Monday, April 27, 2015


As we would all acknowledge, following one particular political philosophy or another involves a complex set of personal decisions which are of course influenced by upbringing, social status, family, wealth and so on; you could say that for every person there exists a unique set of perspectives on how our society should be run. Often these views overlap official parties and often people switch allegiance as their personal circumstances change over time; sometimes whole regions, cities, neighbourhoods and families follow one party all their lives without really questioning it; out of a sense of tradition, indoctrination or loyalty to a community.

Many people take their political views very seriously indeed; they go to the meetings, they get the newsletters and they trudge around the streets come election time whipping up support for their particular brand of politics and they take time to explain and articulate those views to others outside of their party in an attempt to persuade them of their value. You could even say that for some people their politics defines them; it gives them purpose and a sense of belonging in a world that can often seem chaotic and undefined without such kinship around a set of shared ideals.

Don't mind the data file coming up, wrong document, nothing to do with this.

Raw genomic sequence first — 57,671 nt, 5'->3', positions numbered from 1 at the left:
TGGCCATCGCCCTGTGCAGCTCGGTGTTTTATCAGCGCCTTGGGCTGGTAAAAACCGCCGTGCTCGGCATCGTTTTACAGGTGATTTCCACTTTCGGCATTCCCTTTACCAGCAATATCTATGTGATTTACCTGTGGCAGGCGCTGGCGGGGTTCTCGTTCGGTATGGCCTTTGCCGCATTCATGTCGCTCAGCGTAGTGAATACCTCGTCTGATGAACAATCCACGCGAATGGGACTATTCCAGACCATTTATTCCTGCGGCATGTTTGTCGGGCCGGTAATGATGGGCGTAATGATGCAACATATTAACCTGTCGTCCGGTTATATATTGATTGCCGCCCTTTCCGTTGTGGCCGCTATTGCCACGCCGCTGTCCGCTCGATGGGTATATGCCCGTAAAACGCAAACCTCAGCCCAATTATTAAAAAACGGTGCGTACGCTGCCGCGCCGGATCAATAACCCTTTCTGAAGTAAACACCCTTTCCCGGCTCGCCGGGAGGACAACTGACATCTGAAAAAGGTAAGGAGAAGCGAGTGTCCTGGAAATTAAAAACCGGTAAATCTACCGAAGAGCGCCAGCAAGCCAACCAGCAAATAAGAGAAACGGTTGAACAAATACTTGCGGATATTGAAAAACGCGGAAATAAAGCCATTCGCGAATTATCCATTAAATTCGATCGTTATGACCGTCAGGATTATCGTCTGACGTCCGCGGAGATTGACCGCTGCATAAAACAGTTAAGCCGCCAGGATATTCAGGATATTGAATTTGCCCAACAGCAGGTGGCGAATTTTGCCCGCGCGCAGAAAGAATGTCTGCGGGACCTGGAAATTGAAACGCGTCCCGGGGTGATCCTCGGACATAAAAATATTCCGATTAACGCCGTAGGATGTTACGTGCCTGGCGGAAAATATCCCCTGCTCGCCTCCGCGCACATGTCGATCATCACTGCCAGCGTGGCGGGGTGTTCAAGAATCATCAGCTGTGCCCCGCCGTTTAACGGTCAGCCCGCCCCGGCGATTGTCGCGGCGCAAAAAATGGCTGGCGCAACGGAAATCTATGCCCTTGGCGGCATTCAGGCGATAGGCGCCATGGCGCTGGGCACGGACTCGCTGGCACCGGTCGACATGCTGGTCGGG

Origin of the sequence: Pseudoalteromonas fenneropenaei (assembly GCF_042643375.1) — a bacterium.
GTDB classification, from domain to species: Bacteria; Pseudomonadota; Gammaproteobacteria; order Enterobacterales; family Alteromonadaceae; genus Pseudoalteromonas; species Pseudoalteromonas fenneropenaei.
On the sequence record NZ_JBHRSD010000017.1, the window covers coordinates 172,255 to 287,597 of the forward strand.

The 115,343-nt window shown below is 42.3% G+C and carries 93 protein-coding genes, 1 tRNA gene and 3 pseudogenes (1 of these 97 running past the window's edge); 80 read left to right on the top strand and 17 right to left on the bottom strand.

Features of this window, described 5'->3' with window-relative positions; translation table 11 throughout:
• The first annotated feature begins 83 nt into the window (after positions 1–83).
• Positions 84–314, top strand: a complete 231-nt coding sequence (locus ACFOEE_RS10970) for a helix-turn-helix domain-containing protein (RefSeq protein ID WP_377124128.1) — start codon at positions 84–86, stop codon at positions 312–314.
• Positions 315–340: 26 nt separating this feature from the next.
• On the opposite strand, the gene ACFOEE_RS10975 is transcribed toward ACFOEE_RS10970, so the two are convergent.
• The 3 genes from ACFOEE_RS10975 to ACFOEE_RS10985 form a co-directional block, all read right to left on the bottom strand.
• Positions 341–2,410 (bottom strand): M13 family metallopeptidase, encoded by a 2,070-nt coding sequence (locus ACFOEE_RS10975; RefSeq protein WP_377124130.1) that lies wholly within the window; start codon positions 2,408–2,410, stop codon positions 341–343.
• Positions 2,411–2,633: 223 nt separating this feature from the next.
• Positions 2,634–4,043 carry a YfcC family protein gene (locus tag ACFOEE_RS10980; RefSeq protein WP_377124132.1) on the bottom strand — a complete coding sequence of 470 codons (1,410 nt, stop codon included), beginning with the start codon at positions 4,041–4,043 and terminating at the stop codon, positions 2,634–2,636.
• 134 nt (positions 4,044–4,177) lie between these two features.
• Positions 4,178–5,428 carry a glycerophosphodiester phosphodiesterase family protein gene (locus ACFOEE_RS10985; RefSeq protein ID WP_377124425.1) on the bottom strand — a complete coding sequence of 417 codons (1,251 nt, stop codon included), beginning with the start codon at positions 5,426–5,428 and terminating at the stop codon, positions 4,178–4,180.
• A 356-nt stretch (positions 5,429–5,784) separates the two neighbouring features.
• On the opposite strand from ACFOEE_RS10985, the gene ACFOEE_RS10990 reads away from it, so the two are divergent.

For this reason I think there should be laws preventing people from belittling or criticising people's political view-points. We should have a society where people can subscribe to a set of political beliefs and be able to feel secure that those beliefs won't be questioned or insulted by people outside of their particular party, they should feel completely free to support whatever policies and actions they wish and not have answer for those policies or have them made fun of or besmirched by ignorant outsiders who simply don't understand them properly, like party members do.

Nah! of course not, I don't believe this should be true any more than Ed Miliband does, so why the hell would he think it should be true for Islam?

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